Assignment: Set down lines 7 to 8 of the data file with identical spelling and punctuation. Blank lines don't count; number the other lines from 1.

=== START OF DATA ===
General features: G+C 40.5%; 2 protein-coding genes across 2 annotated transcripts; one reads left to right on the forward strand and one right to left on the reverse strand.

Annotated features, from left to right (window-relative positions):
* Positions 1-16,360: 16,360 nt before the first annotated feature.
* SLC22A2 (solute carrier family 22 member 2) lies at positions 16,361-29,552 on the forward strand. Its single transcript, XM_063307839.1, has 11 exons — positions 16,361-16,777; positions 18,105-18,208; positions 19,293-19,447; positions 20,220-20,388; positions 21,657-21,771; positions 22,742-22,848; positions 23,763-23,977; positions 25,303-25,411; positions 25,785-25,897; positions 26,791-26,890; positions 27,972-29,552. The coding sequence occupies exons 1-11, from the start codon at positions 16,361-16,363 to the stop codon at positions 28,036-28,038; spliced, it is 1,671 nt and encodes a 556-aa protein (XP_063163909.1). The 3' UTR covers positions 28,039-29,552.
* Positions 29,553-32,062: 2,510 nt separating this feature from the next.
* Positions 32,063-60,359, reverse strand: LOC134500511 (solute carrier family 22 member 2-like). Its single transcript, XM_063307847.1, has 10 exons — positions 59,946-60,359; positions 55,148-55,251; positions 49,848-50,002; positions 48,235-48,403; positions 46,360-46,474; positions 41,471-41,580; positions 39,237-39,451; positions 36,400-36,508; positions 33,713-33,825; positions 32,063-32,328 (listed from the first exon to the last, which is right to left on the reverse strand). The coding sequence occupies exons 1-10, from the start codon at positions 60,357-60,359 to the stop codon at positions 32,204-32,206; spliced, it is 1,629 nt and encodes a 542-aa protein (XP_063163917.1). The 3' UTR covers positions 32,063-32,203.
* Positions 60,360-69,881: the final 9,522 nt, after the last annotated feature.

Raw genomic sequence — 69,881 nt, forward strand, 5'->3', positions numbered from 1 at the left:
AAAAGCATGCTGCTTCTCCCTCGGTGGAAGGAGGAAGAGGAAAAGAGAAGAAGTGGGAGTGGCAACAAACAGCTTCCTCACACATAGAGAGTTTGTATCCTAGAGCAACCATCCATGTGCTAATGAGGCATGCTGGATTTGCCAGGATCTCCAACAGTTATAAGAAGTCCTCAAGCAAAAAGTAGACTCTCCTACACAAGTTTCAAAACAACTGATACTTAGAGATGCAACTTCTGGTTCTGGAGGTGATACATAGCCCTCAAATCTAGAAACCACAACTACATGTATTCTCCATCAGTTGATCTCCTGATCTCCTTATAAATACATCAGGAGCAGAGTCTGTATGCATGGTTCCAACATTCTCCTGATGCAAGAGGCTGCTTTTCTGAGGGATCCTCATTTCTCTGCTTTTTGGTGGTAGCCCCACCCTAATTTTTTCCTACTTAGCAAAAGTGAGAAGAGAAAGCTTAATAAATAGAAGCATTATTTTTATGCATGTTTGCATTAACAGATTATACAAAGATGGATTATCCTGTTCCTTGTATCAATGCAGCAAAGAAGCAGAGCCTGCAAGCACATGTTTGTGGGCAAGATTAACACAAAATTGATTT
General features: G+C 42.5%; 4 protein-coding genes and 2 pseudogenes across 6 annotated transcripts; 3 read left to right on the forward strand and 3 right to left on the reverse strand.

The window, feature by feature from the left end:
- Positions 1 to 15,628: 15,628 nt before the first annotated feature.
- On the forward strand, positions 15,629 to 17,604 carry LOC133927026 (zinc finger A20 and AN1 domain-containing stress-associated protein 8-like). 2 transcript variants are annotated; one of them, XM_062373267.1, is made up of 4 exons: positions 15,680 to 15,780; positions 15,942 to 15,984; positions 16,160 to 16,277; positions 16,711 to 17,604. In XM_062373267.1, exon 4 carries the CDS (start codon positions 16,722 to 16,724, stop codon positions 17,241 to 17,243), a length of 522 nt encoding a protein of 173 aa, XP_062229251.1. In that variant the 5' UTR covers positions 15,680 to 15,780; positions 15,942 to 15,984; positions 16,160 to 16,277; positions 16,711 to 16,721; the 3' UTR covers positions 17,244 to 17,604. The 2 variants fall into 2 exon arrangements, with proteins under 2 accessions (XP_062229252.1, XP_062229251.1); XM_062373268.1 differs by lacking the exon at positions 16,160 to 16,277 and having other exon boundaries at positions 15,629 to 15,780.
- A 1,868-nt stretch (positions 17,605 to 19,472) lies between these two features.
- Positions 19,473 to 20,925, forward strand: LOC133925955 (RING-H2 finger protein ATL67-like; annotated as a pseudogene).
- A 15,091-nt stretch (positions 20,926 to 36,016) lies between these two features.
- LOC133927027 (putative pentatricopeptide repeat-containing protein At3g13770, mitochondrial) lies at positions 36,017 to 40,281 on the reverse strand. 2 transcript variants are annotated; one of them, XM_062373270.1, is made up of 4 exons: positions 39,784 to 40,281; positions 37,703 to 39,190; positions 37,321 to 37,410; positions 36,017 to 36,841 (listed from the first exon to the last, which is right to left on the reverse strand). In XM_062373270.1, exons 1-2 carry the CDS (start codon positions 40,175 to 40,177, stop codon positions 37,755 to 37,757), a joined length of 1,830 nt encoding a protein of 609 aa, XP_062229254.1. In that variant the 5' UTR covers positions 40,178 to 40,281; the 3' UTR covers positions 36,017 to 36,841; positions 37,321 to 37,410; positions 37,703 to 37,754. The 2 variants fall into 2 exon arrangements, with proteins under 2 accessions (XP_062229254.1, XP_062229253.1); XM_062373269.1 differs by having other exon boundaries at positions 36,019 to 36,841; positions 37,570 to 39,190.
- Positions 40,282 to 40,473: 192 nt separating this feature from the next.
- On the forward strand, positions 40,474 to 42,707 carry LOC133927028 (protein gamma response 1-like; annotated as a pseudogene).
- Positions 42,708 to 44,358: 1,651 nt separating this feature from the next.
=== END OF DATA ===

* Positions 60,360-69,881: the final 9,522 nt, after the last annotated feature.

Raw genomic sequence — 69,881 nt, forward strand, 5'->3', positions numbered from 1 at the left: